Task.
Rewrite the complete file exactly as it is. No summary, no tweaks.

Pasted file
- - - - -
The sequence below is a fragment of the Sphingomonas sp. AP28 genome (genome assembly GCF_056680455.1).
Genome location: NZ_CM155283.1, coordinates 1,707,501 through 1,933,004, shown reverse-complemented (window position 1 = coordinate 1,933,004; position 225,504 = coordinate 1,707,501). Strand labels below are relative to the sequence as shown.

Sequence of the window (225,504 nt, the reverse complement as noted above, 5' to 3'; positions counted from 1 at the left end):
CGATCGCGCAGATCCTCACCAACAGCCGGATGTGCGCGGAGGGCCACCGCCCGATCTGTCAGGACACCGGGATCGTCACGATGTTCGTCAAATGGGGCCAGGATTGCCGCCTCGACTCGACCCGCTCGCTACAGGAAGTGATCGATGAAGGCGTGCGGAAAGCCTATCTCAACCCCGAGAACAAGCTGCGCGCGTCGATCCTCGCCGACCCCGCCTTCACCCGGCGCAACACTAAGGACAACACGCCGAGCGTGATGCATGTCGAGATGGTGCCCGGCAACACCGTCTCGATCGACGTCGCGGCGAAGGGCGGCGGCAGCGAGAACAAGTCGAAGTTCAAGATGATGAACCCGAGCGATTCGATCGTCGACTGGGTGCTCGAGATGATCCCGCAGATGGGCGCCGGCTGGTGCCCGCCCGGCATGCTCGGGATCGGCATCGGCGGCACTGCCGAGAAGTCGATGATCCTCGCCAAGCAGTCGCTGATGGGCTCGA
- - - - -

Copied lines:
The sequence below is a fragment of the Sphingomonas sp. AP28 genome (genome assembly GCF_056680455.1).
Genome location: NZ_CM155283.1, coordinates 1,707,501 through 1,933,004, shown reverse-complemented (window position 1 = coordinate 1,933,004; position 225,504 = coordinate 1,707,501). Strand labels below are relative to the sequence as shown.

Sequence of the window (225,504 nt, the reverse complement as noted above, 5' to 3'; positions counted from 1 at the left end):
CGATCGCGCAGATCCTCACCAACAGCCGGATGTGCGCGGAGGGCCACCGCCCGATCTGTCAGGACACCGGGATCGTCACGATGTTCGTCAAATGGGGCCAGGATTGCCGCCTCGACTCGACCCGCTCGCTACAGGAAGTGATCGATGAAGGCGTGCGGAAAGCCTATCTCAACCCCGAGAACAAGCTGCGCGCGTCGATCCTCGCCGACCCCGCCTTCACCCGGCGCAACACTAAGGACAACACGCCGAGCGTGATGCATGTCGAGATGGTGCCCGGCAACACCGTCTCGATCGACGTCGCGGCGAAGGGCGGCGGCAGCGAGAACAAGTCGAAGTTCAAGATGATGAACCCGAGCGATTCGATCGTCGACTGGGTGCTCGAGATGATCCCGCAGATGGGCGCCGGCTGGTGCCCGCCCGGCATGCTCGGGATCGGCATCGGCGGCACTGCCGAGAAGTCGATGATCCTCGCCAAGCAGTCGCTGATGGGCTCGA